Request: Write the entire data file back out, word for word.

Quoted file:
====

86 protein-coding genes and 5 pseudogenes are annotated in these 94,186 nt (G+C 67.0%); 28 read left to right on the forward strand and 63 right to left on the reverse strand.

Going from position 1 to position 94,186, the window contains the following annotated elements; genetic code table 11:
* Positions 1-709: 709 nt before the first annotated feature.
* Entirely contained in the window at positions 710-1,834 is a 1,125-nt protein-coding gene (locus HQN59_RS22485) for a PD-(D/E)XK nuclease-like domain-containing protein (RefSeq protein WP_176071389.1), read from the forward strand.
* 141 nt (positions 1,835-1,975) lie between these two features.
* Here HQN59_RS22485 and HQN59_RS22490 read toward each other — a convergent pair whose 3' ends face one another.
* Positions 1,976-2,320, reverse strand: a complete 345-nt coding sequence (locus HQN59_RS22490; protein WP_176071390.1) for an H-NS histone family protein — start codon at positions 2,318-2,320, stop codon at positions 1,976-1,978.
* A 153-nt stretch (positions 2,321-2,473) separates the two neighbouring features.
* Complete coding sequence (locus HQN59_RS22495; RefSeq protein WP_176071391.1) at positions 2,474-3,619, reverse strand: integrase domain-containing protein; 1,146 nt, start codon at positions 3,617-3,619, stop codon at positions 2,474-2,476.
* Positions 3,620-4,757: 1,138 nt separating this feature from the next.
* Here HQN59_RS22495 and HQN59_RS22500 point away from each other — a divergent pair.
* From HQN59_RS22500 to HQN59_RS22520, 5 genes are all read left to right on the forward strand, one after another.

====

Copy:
86 protein-coding genes and 5 pseudogenes are annotated in these 94,186 nt (G+C 67.0%); 28 read left to right on the forward strand and 63 right to left on the reverse strand.

Going from position 1 to position 94,186, the window contains the following annotated elements; genetic code table 11:
* Positions 1-709: 709 nt before the first annotated feature.
* Entirely contained in the window at positions 710-1,834 is a 1,125-nt protein-coding gene (locus HQN59_RS22485) for a PD-(D/E)XK nuclease-like domain-containing protein (RefSeq protein WP_176071389.1), read from the forward strand.
* 141 nt (positions 1,835-1,975) lie between these two features.
* Here HQN59_RS22485 and HQN59_RS22490 read toward each other — a convergent pair whose 3' ends face one another.
* Positions 1,976-2,320, reverse strand: a complete 345-nt coding sequence (locus HQN59_RS22490; protein WP_176071390.1) for an H-NS histone family protein — start codon at positions 2,318-2,320, stop codon at positions 1,976-1,978.
* A 153-nt stretch (positions 2,321-2,473) separates the two neighbouring features.
* Complete coding sequence (locus HQN59_RS22495; RefSeq protein WP_176071391.1) at positions 2,474-3,619, reverse strand: integrase domain-containing protein; 1,146 nt, start codon at positions 3,617-3,619, stop codon at positions 2,474-2,476.
* Positions 3,620-4,757: 1,138 nt separating this feature from the next.
* Here HQN59_RS22495 and HQN59_RS22500 point away from each other — a divergent pair.
* From HQN59_RS22500 to HQN59_RS22520, 5 genes are all read left to right on the forward strand, one after another.